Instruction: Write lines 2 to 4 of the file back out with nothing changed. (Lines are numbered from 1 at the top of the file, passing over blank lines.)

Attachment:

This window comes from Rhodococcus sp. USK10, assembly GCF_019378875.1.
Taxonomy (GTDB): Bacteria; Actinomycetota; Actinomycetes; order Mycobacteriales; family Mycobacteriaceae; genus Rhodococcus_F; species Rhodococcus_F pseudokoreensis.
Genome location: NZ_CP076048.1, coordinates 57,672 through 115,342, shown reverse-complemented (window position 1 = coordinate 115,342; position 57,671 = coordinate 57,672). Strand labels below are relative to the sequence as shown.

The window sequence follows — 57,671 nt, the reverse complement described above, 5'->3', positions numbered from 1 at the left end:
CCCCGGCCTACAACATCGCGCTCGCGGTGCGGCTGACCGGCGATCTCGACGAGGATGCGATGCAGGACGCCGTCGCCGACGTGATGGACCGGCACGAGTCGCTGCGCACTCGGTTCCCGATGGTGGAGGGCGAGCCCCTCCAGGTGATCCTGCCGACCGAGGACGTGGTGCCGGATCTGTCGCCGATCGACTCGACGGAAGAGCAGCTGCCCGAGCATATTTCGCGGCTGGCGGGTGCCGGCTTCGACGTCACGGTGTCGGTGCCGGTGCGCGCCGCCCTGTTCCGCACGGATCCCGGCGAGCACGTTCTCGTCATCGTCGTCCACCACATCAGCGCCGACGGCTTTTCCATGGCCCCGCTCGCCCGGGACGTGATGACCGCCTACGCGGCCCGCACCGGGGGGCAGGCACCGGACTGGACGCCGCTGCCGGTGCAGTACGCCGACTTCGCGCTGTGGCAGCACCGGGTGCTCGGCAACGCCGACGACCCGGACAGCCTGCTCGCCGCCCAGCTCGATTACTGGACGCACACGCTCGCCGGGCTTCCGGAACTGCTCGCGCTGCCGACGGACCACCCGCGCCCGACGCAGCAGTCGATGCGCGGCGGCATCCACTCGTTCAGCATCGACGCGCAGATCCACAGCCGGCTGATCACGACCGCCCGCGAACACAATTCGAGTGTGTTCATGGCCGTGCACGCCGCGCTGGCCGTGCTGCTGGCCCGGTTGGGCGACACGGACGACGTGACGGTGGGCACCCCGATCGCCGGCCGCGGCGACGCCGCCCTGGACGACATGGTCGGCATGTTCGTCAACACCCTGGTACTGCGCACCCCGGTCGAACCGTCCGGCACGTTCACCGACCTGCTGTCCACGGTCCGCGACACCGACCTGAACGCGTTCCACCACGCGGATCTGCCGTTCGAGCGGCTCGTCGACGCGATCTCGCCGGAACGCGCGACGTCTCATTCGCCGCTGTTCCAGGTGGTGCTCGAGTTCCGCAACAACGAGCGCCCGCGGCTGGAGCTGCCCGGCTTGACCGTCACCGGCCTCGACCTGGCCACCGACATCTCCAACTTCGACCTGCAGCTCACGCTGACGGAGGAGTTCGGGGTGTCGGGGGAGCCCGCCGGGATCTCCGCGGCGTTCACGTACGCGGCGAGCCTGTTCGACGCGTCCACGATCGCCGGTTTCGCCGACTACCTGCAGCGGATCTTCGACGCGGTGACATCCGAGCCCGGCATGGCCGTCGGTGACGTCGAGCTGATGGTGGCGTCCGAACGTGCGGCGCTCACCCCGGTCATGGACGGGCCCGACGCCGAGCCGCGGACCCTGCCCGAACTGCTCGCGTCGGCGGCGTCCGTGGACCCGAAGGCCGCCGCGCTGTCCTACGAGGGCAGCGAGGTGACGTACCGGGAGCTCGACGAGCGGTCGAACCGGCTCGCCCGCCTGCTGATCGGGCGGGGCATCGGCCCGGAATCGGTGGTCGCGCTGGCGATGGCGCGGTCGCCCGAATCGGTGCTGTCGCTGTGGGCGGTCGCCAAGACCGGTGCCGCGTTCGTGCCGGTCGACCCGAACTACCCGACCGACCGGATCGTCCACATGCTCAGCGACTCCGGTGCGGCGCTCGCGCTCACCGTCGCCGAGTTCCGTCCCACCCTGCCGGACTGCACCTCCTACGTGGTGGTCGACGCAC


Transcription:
Taxonomy (GTDB): Bacteria; Actinomycetota; Actinomycetes; order Mycobacteriales; family Mycobacteriaceae; genus Rhodococcus_F; species Rhodococcus_F pseudokoreensis.
Genome location: NZ_CP076048.1, coordinates 57,672 through 115,342, shown reverse-complemented (window position 1 = coordinate 115,342; position 57,671 = coordinate 57,672). Strand labels below are relative to the sequence as shown.

The window sequence follows — 57,671 nt, the reverse complement described above, 5'->3', positions numbered from 1 at the left end: